Philly’s Reading Rainbow is one of the few band that sort of won me over by a few happenstance live sets. Before knowing anything about their recordings, I caught them about three times as part of showcases or opening for other bands. Every time they played a set, I took a little mental note about how seriously delightful their energy was on stage; not silly or frivolous, just like really positive, direct, and always super sharp.
In the last year since they’ve been on my radar, Reading Rainbow has gone through a number of live changes. Drummer Sarah Everton went from standing percussion with just a floor tom and snare to a full drum kit, and the original duo got a +1 this summer adding guitarist Al Creedon to fill out the sound. September will mark their first big tour as a trio, hitting the road with buddies Eternal Summers, and scaling the US for a month or so.
I’ve heard that founding guitarist Rob Garcia has a career type job as an engineer and that he and Everton are married. OK I hate discussing musicians personal lives, but it’s a nice change of pace when artists can play double duty in the world–walking that line is far more punk.
Rob was super cool to answer a few questions I had about the project so read on!
Over the last couple of years you guys have really been burning the candle from both ends–running a band is a lot of stress on only two people. Has the addition of Al eased up the general pressure on everyone?
The pressure is definitely still on. We are always trying to push ourselves and develop as a band, especially now as we are writing material for the next album. We realized we needed to add another member while we were on a 6 week tour this past spring.
For the majority of those shows we were opening for the Dodos and playing in venues that were a lot larger than what we were used to. In spaces like that Its hard not to get nervous about playing essentially stripped down punk songs. By adding a third member we’re able to have more orchestrated parts and just sound bigger sonically.
It also helps with the driving.
You guys are going on a big US tour with Eternal Summers in September. It sounds like all of you have pretty full time jobs, has touring become a sort of vacation for you from the daily grind?
Absolutely. Going on tour becomes a much needed break from real life. You get to spend all day traveling to new places while having time to think about stuff and listen to music, and then each nigh you have a total adrenaline rush.
Being in a band, you get to nerd out all the time with fans about music. I’ve read that you guys are health foodies, do you ever meet people on the road who show you a hooked up co-op or insane local vegan cafe?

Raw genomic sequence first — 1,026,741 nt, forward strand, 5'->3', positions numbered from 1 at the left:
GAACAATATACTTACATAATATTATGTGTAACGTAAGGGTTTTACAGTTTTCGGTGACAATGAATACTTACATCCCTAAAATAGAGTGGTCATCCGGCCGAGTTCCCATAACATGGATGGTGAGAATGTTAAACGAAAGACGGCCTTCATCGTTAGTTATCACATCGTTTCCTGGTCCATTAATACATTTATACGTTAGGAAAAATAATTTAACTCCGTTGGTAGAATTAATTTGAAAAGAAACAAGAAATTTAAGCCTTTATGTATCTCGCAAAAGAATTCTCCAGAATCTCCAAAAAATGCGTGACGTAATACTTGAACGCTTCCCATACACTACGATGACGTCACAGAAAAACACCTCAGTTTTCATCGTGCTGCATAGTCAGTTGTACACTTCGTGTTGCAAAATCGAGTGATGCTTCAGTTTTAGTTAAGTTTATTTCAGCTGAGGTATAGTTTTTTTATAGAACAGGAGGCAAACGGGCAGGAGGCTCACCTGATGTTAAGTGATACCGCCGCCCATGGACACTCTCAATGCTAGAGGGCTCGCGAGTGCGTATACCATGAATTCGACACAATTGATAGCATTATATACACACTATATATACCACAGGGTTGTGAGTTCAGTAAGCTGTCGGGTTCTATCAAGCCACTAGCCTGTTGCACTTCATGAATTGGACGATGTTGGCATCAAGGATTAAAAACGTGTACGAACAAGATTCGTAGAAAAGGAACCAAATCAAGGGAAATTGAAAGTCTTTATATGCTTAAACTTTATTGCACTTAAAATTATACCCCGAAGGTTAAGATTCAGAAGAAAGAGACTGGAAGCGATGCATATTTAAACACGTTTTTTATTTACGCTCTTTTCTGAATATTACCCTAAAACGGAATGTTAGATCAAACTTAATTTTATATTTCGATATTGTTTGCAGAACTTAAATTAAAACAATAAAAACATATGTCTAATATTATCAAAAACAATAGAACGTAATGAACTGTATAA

Eating healthy is crucial for ensuring we don’t feel like crap all the time while on tour. Whenever we are passing through Virginia, we always try to stop in Roanoke to hang out with Eternal Summers and go to the Co-op where Nicole works. She hooks us up!
I hear you’ve got some new material in the works. The next time you go into the studio, will it be the first time you’ve recorded as a trio or have you had guest musicians in the past? What do you prefer working in a studio or home recording?
We are actually having a split 7″ with Super Wild Horses come out on HoZac very soon that has Al playing guitar on it. All 3 of us actually recorded brutal guitar noise solos for the intro/outro of the song.
Initially we were really nervous about working in a real studio. We had just never been exposed to it. While recording at home is relaxing and fun, we were always really limited with our recording equipment. Its also really nice to have an opinion and another perspective from someone that’s not in the band or a close friend.
Reading Rainbow live sets are consistently so tight and sincere, which I guess stems from the songs and arrangements themselves being equally meticulous. Is that a characteristic you take pride in with your act? Because it definitely is one of the factors that sets you apart.
Thanks! We write songs that move us personally and that deal with events that are happening in our lives, so its great to know that other people can relate to it too. Playing shows is absolutely the best part about being in a band. In a live setting its really easy to tap into whatever we were feeling when we wrote the song. So I’m sure that comes through.
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